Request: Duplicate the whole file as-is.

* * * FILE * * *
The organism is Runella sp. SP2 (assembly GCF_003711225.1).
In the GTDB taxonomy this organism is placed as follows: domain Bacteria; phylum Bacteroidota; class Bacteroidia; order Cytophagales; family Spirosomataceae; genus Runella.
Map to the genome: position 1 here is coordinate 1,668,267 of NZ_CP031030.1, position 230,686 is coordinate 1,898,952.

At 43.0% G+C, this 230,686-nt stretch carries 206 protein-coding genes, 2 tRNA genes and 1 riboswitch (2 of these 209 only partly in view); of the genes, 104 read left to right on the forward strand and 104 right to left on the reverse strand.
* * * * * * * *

The organism is Runella sp. SP2 (assembly GCF_003711225.1).
In the GTDB taxonomy this organism is placed as follows: domain Bacteria; phylum Bacteroidota; class Bacteroidia; order Cytophagales; family Spirosomataceae; genus Runella.
Map to the genome: position 1 here is coordinate 1,668,267 of NZ_CP031030.1, position 230,686 is coordinate 1,898,952.

At 43.0% G+C, this 230,686-nt stretch carries 206 protein-coding genes, 2 tRNA genes and 1 riboswitch (2 of these 209 only partly in view); of the genes, 104 read left to right on the forward strand and 104 right to left on the reverse strand.